They hardly ever hold team meetings, and on those rare occasions when Davey Martinez does gather the Nationals together they keep what was said within what they like to refer as their “circle of trust.”
The second-year manager did, however, have a few words to share with his players following Saturday night’s 8-1 loss to the Astros, a loss that left the World Series tied after four games. And the basic message was simple, not needing to be withheld from public consumption.
“I just told the boys: ‘Hey, we’re in the World Series,’” Martinez shared. “We’re going to play Game 5, tied 2-2. Who would have thought that in the beginning?”
It’s a message that in a vacuum would’ve been wholeheartedly embraced by anybody who works or roots for the Nationals. It would’ve been embraced in March before the season began. It would’ve been embraced in May when things looked so dour. It would’ve been embraced in August as the playoff push kicked into high gear. And it would’ve been embraced at any point from Oct. 1-21, when the idea simply of reaching the World Series was reason for full-scale celebration.
Can it still be embraced now, though, after the Nationals turned a 2-0 series advantage into a 2-2 deadlock, winning twice on the road but then losing twice at home to spoil any hopes of winning the series in front of their own fans this weekend?
“I mean, it’s about perspective,” shortstop Trea Turner said. “If you feel that way, if people feel that way, then I feel like you’re only making it harder for yourself the next three games. If you look it as a three-game series to win a World Series, I would think every team in the MLB would take it and gladly play and have fun doing it.”
The Nationals do have a few things going for them. Most notably, they have Max Scherzer starting Game 5 tonight at home and Stephen Strasburg starting Game 6 on Tuesday in Houston. Those two aces have meant more toward the team’s success this month than anybody else.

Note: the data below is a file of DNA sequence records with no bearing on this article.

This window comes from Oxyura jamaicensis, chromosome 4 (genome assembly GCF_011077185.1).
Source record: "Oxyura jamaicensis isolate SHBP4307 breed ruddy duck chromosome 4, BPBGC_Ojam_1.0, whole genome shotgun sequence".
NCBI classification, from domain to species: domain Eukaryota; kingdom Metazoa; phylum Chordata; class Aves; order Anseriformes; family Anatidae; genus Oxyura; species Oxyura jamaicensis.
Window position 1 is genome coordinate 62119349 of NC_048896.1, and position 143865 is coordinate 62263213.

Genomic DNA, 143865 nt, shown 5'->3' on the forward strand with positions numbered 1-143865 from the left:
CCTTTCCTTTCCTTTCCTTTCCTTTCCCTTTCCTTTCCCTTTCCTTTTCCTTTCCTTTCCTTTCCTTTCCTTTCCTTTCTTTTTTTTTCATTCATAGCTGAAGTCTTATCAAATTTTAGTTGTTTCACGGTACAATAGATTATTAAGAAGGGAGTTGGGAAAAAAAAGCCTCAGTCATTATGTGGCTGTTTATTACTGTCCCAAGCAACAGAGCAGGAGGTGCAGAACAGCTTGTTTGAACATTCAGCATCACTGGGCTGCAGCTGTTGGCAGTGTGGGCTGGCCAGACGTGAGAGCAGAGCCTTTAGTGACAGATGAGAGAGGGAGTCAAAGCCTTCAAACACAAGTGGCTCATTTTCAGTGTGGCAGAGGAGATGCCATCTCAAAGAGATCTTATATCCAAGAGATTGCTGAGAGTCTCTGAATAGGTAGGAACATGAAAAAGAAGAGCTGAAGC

When Scherzer and/or Strasburg have pitched this postseason, the Nationals have gone 8-0. When neither has pitched, they’ve gone 2-4. They’re guaranteed to each pitch at least once more. And if the series extends to a winner-take-all game Wednesday night, both would be available in some capacity in relief of Aníbal Sánchez.
“We feel good about the two guys going the next three days,” Turner said. “And if it has to go to a Game 7, we feel good about our third guy as well.”
Of course, the Astros deservedly feel good about their chances at this point. They’ve already clawed their way back from a 2-0 series deficit. Now they can send Gerrit Cole to the mound for Game 5 and Justin Verlander to the mound for Game 6, with Zack Greinke (and perhaps Cole again in relief) in line for a potential Game 7.
The best thing the Nationals could do to help their chances is to become the first home team to win a game in this series. This is only the fifth time in 115 World Series in which the road team has won each of the first four games, an oddity that previously occurred in 1906, 1923, 1986 and 1996. Only twice (1906 and 1996) has the road team won the first five games of a series. Never before has the streak reached Game 6.
The sellout crowd that packs Nationals Park tonight - with President Trump expected to be in attendance at some point after the game begins - won’t be quite as amped as it would’ve been if there was a chance of a series clinch.
“We’ve got to come out tomorrow and give the crowd something to cheer about,” right fielder Adam Eaton said.
No matter the result, they know this will be the last time they play at home this year. Might as well try to leave ‘em wanting more.